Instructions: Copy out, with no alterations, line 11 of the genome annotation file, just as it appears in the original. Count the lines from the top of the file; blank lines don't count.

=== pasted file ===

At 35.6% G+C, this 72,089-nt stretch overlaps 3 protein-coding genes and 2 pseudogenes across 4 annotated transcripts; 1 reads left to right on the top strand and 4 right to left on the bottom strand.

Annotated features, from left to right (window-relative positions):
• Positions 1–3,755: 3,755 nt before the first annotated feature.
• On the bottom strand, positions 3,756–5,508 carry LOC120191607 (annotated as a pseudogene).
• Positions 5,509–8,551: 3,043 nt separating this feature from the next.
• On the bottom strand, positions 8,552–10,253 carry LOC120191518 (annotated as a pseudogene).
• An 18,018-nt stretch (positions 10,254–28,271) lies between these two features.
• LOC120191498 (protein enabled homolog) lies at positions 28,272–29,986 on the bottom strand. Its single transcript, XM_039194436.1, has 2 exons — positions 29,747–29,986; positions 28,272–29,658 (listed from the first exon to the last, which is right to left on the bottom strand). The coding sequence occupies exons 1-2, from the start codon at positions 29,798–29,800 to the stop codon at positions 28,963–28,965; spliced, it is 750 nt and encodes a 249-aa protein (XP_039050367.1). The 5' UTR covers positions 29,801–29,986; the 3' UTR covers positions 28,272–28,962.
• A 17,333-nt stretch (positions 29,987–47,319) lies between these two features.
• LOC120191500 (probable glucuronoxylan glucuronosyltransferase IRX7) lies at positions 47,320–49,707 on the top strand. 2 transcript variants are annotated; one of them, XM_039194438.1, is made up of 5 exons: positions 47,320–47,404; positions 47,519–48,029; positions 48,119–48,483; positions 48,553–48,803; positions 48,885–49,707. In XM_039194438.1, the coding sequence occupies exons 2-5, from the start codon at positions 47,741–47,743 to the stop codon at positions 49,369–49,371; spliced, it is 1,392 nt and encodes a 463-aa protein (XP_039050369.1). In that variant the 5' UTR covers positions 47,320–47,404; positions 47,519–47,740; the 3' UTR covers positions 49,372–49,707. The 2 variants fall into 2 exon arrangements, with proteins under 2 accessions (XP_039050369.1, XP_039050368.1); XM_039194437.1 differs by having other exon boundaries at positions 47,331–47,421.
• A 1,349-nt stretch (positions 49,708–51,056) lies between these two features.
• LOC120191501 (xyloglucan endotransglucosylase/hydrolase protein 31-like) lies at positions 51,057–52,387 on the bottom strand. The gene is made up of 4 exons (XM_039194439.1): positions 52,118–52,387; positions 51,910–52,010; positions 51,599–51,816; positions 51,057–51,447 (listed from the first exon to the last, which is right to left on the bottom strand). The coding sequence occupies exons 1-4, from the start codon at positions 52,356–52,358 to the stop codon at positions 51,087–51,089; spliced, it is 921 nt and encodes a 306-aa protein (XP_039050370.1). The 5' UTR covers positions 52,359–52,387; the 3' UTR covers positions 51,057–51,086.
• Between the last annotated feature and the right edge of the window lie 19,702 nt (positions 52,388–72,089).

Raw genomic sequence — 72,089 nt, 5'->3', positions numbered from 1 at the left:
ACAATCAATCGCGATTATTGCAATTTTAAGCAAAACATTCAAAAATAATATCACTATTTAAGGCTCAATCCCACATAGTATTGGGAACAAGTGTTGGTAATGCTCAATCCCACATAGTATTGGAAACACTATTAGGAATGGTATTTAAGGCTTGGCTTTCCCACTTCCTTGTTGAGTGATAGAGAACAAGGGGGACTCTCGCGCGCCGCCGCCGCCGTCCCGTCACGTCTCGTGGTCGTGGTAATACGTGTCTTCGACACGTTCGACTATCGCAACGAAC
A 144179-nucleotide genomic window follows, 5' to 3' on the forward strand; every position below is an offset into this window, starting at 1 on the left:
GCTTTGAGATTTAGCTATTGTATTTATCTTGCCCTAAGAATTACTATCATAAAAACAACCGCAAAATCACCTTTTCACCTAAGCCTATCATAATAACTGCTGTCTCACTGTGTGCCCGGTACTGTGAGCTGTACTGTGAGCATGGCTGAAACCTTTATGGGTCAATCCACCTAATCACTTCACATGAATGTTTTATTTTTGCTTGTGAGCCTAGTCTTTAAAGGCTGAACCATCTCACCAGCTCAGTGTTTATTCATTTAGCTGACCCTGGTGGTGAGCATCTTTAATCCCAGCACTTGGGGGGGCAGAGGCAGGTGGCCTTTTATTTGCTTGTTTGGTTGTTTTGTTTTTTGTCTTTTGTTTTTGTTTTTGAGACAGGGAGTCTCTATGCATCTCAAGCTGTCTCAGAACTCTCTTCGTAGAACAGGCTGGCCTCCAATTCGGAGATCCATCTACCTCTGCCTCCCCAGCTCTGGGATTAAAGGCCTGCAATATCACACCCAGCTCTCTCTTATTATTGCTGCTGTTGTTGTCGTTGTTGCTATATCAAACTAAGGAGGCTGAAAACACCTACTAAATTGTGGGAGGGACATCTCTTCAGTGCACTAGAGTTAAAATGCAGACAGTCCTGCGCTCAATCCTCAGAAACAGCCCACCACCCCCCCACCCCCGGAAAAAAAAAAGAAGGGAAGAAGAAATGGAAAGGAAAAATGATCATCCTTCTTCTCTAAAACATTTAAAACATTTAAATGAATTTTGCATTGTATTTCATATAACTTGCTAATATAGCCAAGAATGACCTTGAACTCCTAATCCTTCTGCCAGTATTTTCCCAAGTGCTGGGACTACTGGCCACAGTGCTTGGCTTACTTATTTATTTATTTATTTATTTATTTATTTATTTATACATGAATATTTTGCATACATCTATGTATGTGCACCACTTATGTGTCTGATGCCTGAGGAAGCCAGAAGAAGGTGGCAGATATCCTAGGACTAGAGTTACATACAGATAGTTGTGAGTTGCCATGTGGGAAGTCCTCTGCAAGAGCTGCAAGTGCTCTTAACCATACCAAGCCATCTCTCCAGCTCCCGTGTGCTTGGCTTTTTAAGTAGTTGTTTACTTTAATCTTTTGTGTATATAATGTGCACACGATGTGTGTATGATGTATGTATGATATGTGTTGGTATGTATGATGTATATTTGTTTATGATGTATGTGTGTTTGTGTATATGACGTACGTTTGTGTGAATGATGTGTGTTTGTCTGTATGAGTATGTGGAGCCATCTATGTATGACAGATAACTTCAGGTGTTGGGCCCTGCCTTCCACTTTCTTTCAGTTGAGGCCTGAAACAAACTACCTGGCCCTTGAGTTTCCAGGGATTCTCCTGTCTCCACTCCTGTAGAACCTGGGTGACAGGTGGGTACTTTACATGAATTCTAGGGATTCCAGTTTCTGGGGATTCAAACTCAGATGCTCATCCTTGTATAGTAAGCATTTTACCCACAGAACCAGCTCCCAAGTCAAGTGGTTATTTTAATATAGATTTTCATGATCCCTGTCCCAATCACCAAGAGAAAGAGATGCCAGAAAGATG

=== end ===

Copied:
• A 1,349-nt stretch (positions 49,708–51,056) lies between these two features.